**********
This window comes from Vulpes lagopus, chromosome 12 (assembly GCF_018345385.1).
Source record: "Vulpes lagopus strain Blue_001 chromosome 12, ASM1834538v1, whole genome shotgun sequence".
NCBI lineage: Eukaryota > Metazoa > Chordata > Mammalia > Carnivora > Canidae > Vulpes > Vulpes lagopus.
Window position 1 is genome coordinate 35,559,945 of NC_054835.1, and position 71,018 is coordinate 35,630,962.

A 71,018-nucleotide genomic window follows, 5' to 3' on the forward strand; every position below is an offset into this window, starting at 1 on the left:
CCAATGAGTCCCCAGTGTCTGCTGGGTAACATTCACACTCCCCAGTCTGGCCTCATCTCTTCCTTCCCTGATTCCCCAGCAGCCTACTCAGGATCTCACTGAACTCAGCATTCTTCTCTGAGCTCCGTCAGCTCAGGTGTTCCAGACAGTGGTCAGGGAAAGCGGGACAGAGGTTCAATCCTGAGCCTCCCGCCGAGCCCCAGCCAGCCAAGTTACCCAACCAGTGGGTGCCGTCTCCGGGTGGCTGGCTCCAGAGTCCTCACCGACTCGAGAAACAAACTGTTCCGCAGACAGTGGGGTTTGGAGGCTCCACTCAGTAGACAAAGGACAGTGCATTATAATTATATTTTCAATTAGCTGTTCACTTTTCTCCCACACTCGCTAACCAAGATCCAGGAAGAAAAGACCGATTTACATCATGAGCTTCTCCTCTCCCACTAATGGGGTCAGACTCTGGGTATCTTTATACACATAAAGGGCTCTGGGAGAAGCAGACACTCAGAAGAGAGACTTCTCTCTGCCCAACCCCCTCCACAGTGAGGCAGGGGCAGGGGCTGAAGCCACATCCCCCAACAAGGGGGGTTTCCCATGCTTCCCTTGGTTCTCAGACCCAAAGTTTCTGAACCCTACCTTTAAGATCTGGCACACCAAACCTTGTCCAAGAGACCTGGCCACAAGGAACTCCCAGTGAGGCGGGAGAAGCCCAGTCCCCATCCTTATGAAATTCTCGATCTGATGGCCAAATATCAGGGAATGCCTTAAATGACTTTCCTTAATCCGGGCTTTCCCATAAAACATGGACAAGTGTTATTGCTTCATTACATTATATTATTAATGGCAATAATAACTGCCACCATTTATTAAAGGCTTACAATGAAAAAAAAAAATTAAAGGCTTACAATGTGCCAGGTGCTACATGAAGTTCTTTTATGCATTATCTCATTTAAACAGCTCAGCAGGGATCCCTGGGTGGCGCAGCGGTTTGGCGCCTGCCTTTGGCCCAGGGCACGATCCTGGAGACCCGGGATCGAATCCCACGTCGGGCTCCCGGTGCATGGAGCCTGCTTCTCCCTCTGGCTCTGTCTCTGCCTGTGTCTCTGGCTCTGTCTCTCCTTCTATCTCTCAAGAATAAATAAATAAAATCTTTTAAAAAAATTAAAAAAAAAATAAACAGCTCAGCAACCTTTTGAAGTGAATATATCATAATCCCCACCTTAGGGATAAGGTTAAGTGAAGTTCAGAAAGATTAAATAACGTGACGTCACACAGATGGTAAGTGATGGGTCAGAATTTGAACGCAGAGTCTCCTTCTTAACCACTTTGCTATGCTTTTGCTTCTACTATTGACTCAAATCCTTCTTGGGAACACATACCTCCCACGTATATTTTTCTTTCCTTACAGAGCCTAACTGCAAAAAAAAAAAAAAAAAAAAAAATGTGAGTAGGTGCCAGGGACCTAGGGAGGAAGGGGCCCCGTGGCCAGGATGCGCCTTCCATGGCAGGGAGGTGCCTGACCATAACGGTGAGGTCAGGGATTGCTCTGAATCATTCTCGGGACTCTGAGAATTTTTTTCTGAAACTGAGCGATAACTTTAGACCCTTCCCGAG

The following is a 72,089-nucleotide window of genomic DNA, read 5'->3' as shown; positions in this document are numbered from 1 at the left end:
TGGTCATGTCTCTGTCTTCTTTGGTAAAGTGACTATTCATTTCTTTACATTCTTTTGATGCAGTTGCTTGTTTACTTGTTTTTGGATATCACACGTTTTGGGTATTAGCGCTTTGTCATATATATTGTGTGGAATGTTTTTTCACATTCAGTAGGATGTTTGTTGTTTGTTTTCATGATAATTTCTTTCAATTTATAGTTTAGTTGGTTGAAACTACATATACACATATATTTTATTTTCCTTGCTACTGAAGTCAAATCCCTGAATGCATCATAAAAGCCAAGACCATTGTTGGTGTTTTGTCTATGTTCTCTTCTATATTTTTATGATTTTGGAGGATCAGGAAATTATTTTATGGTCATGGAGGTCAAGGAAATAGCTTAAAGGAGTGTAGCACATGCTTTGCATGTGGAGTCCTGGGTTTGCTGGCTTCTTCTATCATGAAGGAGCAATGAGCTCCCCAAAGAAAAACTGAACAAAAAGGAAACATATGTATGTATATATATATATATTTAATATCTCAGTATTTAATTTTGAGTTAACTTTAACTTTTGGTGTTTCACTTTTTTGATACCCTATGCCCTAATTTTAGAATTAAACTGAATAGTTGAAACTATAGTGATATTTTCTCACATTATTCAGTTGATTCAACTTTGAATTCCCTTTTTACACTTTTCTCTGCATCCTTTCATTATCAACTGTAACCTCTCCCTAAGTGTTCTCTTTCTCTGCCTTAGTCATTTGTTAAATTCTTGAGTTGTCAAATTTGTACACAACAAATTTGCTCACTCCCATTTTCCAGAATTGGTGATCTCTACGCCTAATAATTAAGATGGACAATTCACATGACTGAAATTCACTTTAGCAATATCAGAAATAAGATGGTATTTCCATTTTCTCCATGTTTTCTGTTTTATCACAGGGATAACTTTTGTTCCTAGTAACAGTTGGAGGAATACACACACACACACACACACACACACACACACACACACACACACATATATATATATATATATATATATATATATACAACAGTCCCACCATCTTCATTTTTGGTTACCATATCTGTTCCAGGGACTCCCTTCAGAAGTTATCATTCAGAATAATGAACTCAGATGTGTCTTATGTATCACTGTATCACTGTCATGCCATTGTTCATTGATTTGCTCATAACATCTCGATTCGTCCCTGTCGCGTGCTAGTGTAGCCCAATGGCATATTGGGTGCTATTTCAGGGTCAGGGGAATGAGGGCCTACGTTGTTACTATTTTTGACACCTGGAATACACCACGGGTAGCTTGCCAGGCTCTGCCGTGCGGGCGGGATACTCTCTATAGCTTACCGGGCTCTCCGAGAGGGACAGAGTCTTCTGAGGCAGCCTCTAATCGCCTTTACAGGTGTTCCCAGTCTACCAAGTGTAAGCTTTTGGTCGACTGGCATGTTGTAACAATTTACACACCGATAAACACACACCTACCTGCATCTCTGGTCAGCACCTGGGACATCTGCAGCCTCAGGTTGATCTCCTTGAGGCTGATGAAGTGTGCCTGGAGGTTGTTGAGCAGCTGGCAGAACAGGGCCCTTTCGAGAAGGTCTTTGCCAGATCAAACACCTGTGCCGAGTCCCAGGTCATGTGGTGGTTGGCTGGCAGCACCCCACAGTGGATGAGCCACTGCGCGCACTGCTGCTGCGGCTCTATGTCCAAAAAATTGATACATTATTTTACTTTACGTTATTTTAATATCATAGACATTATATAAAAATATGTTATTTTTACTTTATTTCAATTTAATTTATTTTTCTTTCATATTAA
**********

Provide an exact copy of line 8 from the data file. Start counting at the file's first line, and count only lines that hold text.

TGGTCATGTCTCTGTCTTCTTTGGTAAAGTGACTATTCATTTCTTTACATTCTTTTGATGCAGTTGCTTGTTTACTTGTTTTTGGATATCACACGTTTTGGGTATTAGCGCTTTGTCATATATATTGTGTGGAATGTTTTTTCACATTCAGTAGGATGTTTGTTGTTTGTTTTCATGATAATTTCTTTCAATTTATAGTTTAGTTGGTTGAAACTACATATACACATATATTTTATTTTCCTTGCTACTGAAGTCAAATCCCTGAATGCATCATAAAAGCCAAGACCATTGTTGGTGTTTTGTCTATGTTCTCTTCTATATTTTTATGATTTTGGAGGATCAGGAAATTATTTTATGGTCATGGAGGTCAAGGAAATAGCTTAAAGGAGTGTAGCACATGCTTTGCATGTGGAGTCCTGGGTTTGCTGGCTTCTTCTATCATGAAGGAGCAATGAGCTCCCCAAAGAAAAACTGAACAAAAAGGAAACATATGTATGTATATATATATATATTTAATATCTCAGTATTTAATTTTGAGTTAACTTTAACTTTTGGTGTTTCACTTTTTTGATACCCTATGCCCTAATTTTAGAATTAAACTGAATAGTTGAAACTATAGTGATATTTTCTCACATTATTCAGTTGATTCAACTTTGAATTCCCTTTTTACACTTTTCTCTGCATCCTTTCATTATCAACTGTAACCTCTCCCTAAGTGTTCTCTTTCTCTGCCTTAGTCATTTGTTAAATTCTTGAGTTGTCAAATTTGTACACAACAAATTTGCTCACTCCCATTTTCCAGAATTGGTGATCTCTACGCCTAATAATTAAGATGGACAATTCACATGACTGAAATTCACTTTAGCAATATCAGAAATAAGATGGTATTTCCATTTTCTCCATGTTTTCTGTTTTATCACAGGGATAACTTTTGTTCCTAGTAACAGTTGGAGGAATACACACACACACACACACACACACACACACACACACACACACACATATATATATATATATATATATATATATATACAACAGTCCCACCATCTTCATTTTTGGTTACCATATCTGTTCCAGGGACTCCCTTCAGAAGTTATCATTCAGAATAATGAACTCAGATGTGTCTTATGTATCACTGTATCACTGTCATGCCATTGTTCATTGATTTGCTCATAACATCTCGATTCGTCCCTGTCGCGTGCTAGTGTAGCCCAATGGCATATTGGGTGCTATTTCAGGGTCAGGGGAATGAGGGCCTACGTTGTTACTATTTTTGACACCTGGAATACACCACGGGTAGCTTGCCAGGCTCTGCCGTGCGGGCGGGATACTCTCTATAGCTTACCGGGCTCTCCGAGAGGGACAGAGTCTTCTGAGGCAGCCTCTAATCGCCTTTACAGGTGTTCCCAGTCTACCAAGTGTAAGCTTTTGGTCGACTGGCATGTTGTAACAATTTACACACCGATAAACACACACCTACCTGCATCTCTGGTCAGCACCTGGGACATCTGCAGCCTCAGGTTGATCTCCTTGAGGCTGATGAAGTGTGCCTGGAGGTTGTTGAGCAGCTGGCAGAACAGGGCCCTTTCGAGAAGGTCTTTGCCAGATCAAACACCTGTGCCGAGTCCCAGGTCATGTGGTGGTTGGCTGGCAGCACCCCACAGTGGATGAGCCACTGCGCGCACTGCTGCTGCGGCTCTATGTCCAAAAAATTGATACATTATTTTACTTTACGTTATTTTAATATCATAGACATTATATAAAAATATGTTATTTTTACTTTATTTCAATTTAATTTATTTTTCTTTCATATTAA